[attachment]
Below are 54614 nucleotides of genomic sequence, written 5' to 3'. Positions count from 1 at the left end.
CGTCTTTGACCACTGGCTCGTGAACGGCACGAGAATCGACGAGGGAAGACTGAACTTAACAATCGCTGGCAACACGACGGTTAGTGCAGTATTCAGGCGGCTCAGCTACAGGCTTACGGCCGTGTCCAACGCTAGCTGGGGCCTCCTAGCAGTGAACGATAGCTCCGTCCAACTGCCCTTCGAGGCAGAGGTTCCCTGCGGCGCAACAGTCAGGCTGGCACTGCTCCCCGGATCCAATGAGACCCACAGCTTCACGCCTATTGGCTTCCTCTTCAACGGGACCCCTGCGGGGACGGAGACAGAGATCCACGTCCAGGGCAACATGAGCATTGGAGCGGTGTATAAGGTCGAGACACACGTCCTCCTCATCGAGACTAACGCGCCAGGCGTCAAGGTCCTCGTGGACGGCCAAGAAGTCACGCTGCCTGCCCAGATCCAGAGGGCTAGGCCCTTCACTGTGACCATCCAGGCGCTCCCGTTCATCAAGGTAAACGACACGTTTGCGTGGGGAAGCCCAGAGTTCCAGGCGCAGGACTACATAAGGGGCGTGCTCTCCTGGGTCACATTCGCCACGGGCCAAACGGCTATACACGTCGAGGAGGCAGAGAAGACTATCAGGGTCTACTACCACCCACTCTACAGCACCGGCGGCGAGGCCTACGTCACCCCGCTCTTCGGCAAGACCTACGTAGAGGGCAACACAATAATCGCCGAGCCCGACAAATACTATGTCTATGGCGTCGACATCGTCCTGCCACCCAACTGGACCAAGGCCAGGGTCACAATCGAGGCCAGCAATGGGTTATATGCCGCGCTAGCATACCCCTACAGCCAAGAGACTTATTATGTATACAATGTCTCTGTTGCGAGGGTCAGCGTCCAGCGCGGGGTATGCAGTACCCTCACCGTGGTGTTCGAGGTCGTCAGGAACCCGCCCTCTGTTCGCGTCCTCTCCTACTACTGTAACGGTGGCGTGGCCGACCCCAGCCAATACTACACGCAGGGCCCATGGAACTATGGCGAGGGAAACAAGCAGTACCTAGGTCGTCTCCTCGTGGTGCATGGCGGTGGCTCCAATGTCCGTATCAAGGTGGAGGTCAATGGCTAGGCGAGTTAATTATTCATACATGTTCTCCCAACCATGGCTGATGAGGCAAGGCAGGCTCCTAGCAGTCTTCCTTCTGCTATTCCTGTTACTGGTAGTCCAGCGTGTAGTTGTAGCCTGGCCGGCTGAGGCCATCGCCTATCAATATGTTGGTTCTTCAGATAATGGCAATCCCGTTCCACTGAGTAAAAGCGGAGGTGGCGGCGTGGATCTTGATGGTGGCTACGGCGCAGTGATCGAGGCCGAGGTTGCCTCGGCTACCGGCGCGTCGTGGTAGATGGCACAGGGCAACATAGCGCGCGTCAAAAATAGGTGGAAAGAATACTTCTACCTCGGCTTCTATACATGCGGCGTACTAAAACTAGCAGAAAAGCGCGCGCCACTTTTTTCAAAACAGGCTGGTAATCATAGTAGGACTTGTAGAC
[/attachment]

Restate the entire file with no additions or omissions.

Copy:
Below are 54614 nucleotides of genomic sequence, written 5' to 3'. Positions count from 1 at the left end.
CGTCTTTGACCACTGGCTCGTGAACGGCACGAGAATCGACGAGGGAAGACTGAACTTAACAATCGCTGGCAACACGACGGTTAGTGCAGTATTCAGGCGGCTCAGCTACAGGCTTACGGCCGTGTCCAACGCTAGCTGGGGCCTCCTAGCAGTGAACGATAGCTCCGTCCAACTGCCCTTCGAGGCAGAGGTTCCCTGCGGCGCAACAGTCAGGCTGGCACTGCTCCCCGGATCCAATGAGACCCACAGCTTCACGCCTATTGGCTTCCTCTTCAACGGGACCCCTGCGGGGACGGAGACAGAGATCCACGTCCAGGGCAACATGAGCATTGGAGCGGTGTATAAGGTCGAGACACACGTCCTCCTCATCGAGACTAACGCGCCAGGCGTCAAGGTCCTCGTGGACGGCCAAGAAGTCACGCTGCCTGCCCAGATCCAGAGGGCTAGGCCCTTCACTGTGACCATCCAGGCGCTCCCGTTCATCAAGGTAAACGACACGTTTGCGTGGGGAAGCCCAGAGTTCCAGGCGCAGGACTACATAAGGGGCGTGCTCTCCTGGGTCACATTCGCCACGGGCCAAACGGCTATACACGTCGAGGAGGCAGAGAAGACTATCAGGGTCTACTACCACCCACTCTACAGCACCGGCGGCGAGGCCTACGTCACCCCGCTCTTCGGCAAGACCTACGTAGAGGGCAACACAATAATCGCCGAGCCCGACAAATACTATGTCTATGGCGTCGACATCGTCCTGCCACCCAACTGGACCAAGGCCAGGGTCACAATCGAGGCCAGCAATGGGTTATATGCCGCGCTAGCATACCCCTACAGCCAAGAGACTTATTATGTATACAATGTCTCTGTTGCGAGGGTCAGCGTCCAGCGCGGGGTATGCAGTACCCTCACCGTGGTGTTCGAGGTCGTCAGGAACCCGCCCTCTGTTCGCGTCCTCTCCTACTACTGTAACGGTGGCGTGGCCGACCCCAGCCAATACTACACGCAGGGCCCATGGAACTATGGCGAGGGAAACAAGCAGTACCTAGGTCGTCTCCTCGTGGTGCATGGCGGTGGCTCCAATGTCCGTATCAAGGTGGAGGTCAATGGCTAGGCGAGTTAATTATTCATACATGTTCTCCCAACCATGGCTGATGAGGCAAGGCAGGCTCCTAGCAGTCTTCCTTCTGCTATTCCTGTTACTGGTAGTCCAGCGTGTAGTTGTAGCCTGGCCGGCTGAGGCCATCGCCTATCAATATGTTGGTTCTTCAGATAATGGCAATCCCGTTCCACTGAGTAAAAGCGGAGGTGGCGGCGTGGATCTTGATGGTGGCTACGGCGCAGTGATCGAGGCCGAGGTTGCCTCGGCTACCGGCGCGTCGTGGTAGATGGCACAGGGCAACATAGCGCGCGTCAAAAATAGGTGGAAAGAATACTTCTACCTCGGCTTCTATACATGCGGCGTACTAAAACTAGCAGAAAAGCGCGCGCCACTTTTTTCAAAACAGGCTGGTAATCATAGTAGGACTTGTAGAC